Found a new favorite knife (and maybe everything else) wax!


Forum Owner - Moderator
We don't often talk about it, but pretty much ever serious knifemaker I know doesn't use oil on their knives, they use wax. Of course there are a ton of products out there to choose from, each with it's own pros and cons. Without getting into a "wax war" about what's good and what's not, and with thanks to my pal Karl Anderson for turning me on to it......

It does everything that my previous favorite wax did, but this stuff is MUCH "harder" and seems to protect much better..... when I first got it, I put it on my daily carry folder (52100 blade), and after several days it's still beading/shedding water, or any other liquid that the blade comes into contact with. I'm anxious to see how it does on exotic woods!

Motor City Mike

Well-Known Member
Bowling alley wax!!! That makes perfect sense.

A bowling alley takes constant abuse but they always look clean and slick.

Thanks Ed. I'm going to order some tomorrow.
Ed...just got some a week ago! Pricey...but seems to be worth it. I'm hoping to use it as a finish on stabilized wood. Do you think that it would work for top finish on stabilized wood?


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Do you think that it would work for top finish on stabilized wood?
I'm hoping so! The only thing that worries me a bit is the solvents it contains..... one of the big reasons I rejected Briwax was because the chemicals in it caused certain woods, particularly dark ones such as African Blackwood, to look hazy/milky. I found the effect very bad on Cocobolo.... I can only guess that it's because of all the resin that wood contains. I would suspect the effect would be lesser, or even non-existent on stabilized wood... but then again, I've never seen any stabilized wood that was 100% stabilized (the stabilizing resin saturating comletely).

I've got a batch of knives on the bench right now that are bound for the Blade Show...... woods vary from walnut, to blackwood, to ironwood. I'll let you know how it works on those (non-stabilized).

One Armed

Well-Known Member
I guess I'm just not very serious, LOL! :D

I've never used wax. Typically I use the same gun oil on blades as my firearms. Vegetable oil for food prep knives. Maybe I'll try it out again.

This whole wax vs oil thing has popped up on firearms sites as well. I've been building firearms since 2005, right after the Clinton '94 AWB went bye-bye! Never seemed right to me. So I never took to it and just followed suit with oil on knives as well.

But then, I'm not a professional, er..I mean, I'm not a "serious" knifemaker. J/k (I'm sorry..:) last one!)



Forum Owner - Moderator
I was of the same mindset once....stuck in "this has always worked, so why change" mentality. After giving it an honest try, and finding a product I liked, it's simply a no brainer...... oil attracts dust, dirt, etc., wax does not. Oil rubs off, evaporates, or otherwise goes away quickly, wax does not. Oil protects for a very short term, wax protects for a much longer time frame.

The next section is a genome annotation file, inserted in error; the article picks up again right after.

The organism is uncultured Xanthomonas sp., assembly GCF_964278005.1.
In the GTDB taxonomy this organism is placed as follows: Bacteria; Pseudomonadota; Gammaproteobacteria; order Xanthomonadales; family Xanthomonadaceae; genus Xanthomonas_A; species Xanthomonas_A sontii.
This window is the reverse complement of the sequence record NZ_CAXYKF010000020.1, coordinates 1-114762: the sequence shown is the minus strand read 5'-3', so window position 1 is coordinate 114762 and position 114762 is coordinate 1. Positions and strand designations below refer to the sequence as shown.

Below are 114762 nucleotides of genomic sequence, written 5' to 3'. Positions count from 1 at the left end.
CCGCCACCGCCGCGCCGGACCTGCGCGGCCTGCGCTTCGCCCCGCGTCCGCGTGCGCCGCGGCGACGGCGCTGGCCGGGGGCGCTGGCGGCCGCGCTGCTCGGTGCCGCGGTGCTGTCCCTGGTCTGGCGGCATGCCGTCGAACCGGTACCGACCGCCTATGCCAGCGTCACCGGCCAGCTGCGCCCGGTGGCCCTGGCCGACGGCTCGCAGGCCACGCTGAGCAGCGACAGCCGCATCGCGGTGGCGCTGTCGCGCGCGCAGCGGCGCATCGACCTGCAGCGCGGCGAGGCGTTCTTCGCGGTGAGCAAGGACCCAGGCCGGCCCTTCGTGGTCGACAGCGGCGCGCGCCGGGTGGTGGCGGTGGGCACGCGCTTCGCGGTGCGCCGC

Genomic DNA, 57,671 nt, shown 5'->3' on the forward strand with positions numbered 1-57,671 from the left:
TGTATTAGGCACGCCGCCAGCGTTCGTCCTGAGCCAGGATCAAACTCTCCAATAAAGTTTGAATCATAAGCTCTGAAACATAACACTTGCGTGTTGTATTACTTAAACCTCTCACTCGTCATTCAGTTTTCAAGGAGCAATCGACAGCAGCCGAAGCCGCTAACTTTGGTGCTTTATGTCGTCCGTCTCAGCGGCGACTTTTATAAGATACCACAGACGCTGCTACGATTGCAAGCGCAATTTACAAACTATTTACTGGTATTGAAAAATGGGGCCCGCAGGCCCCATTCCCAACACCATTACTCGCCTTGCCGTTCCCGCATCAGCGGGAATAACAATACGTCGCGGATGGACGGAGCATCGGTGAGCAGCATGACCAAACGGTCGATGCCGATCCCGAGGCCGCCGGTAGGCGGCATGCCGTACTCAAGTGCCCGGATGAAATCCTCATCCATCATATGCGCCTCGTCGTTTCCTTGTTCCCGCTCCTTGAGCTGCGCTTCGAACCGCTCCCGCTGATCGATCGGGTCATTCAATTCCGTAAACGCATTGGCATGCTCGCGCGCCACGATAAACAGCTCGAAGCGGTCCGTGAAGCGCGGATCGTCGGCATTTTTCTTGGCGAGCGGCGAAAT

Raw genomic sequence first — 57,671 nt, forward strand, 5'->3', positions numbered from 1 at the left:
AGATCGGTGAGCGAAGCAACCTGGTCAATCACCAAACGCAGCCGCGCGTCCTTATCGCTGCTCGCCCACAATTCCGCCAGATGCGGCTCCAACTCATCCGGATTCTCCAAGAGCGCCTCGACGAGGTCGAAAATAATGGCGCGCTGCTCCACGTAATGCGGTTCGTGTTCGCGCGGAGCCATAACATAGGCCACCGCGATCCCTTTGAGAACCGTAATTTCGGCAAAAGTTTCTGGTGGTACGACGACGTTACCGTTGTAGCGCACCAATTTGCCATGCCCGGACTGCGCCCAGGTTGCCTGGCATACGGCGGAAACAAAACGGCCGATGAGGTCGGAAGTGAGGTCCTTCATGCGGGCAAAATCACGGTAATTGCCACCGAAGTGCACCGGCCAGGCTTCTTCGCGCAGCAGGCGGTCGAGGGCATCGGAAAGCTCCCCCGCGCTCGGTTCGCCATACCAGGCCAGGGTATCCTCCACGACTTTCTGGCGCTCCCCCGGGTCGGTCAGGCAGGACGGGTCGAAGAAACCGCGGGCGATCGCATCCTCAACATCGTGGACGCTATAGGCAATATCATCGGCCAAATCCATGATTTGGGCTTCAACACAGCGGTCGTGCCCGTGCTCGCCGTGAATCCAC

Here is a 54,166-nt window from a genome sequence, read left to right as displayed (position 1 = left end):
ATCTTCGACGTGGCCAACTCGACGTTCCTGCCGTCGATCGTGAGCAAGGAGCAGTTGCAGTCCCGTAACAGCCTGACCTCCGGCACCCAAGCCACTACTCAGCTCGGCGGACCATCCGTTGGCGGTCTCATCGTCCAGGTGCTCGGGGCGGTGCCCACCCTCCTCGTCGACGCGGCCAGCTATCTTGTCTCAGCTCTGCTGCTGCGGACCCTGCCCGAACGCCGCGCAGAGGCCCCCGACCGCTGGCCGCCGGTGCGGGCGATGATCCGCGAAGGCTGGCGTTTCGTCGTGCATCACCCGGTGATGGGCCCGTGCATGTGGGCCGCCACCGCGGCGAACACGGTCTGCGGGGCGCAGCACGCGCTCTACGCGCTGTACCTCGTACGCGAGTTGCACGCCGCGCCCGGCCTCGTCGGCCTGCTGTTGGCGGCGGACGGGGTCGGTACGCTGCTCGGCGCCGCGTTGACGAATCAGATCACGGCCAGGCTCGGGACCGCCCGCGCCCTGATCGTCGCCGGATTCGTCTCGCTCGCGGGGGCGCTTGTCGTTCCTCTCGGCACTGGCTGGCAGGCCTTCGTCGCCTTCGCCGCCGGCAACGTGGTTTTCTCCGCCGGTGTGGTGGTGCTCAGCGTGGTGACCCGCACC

Funny you mention firearms..... the only oil/grease that gets used on my firearms is on the internals, and even those get a coat of wax before any oil or grease is applied. Wax is particularly effective on my waterfowl guns...... they not only shed water and mud, but with wax, I don't get those "slowed" actions (auto shotguns) during extreme cold weather hunts as is often the case with oils or grease.

The difference between oil and wax shows vividly in my daily carry gun..... with oil and/or grease, it would be packed with dirt after a day of riding ATVs with my Mrs. in the mountains, and require a full tear down and cleaning...... after cleaning it and replacing the oil/grease with wax, I now pull the slide, and blow it out with shop air, and it's good to go. Like I said, it's a no brainer.

If you don't want to be a "serious knifemaker", at least be a sensible one! (sarcasm right back at ya!) :p

Ben Sellers

Well-Known Member
Ed, are you still liking the bowling wax now that we're a couple of months down the road? I'm thinking about going this route when I get done with my can of Ren wax.


Forum Owner - Moderator
Hi Ben!

I am! I gave away my can of RenWax long ago. Right now I'm using both the Mother's brand cleaner/wax, and the Bowling alley wax. The Mother's wax does a great job of final cleaning, with the added benefit of the wax. The Bowling alley wax finishes out to a HARD finish..... far harder then any other wax I've come across. I have learned that I prefer the Mother's wax for those handle materials that are affected by solvents (found in the Bowling alley wax). It's nothing earth shattering, but I've found that the solvents can affect the look of more delicate woods/handle materials. My advice with the Bowling alley wax is to test it on whatever handle material you're using, just to make sure it doesn't dull or streak it.


Forum Owner - Moderator
I do..... I rarely use oil or grease on anything to do with knives anymore. Wax (whatever brand/type you prefer) is just a much better option (IMO)...... it stays and protects much better/longer then oils, doesn't draw dirt and grit, and delays intervals of maintenance (don't have to apply it nearly as often as oil/grease).
I initially thought the bowling alley wax "pricey" or "spendy" for you
BUT....A little goes a lonnnnnnnng way with this bowling alley wax. And stays on if you buff it lightly with a soft clean buffing wheel.


Forum Owner - Moderator
I don't know what RenWax is going for these days, but years ago when I first bought it, I thought I was gona have to take out a loan! :) When I stumbled upon the Mother's Wax I thought I was in hog heaven...... then Karl Anderson turned me onto the Bowling Alley wax......... now I know just why a bowling alley smells the way it does....... the wax! :)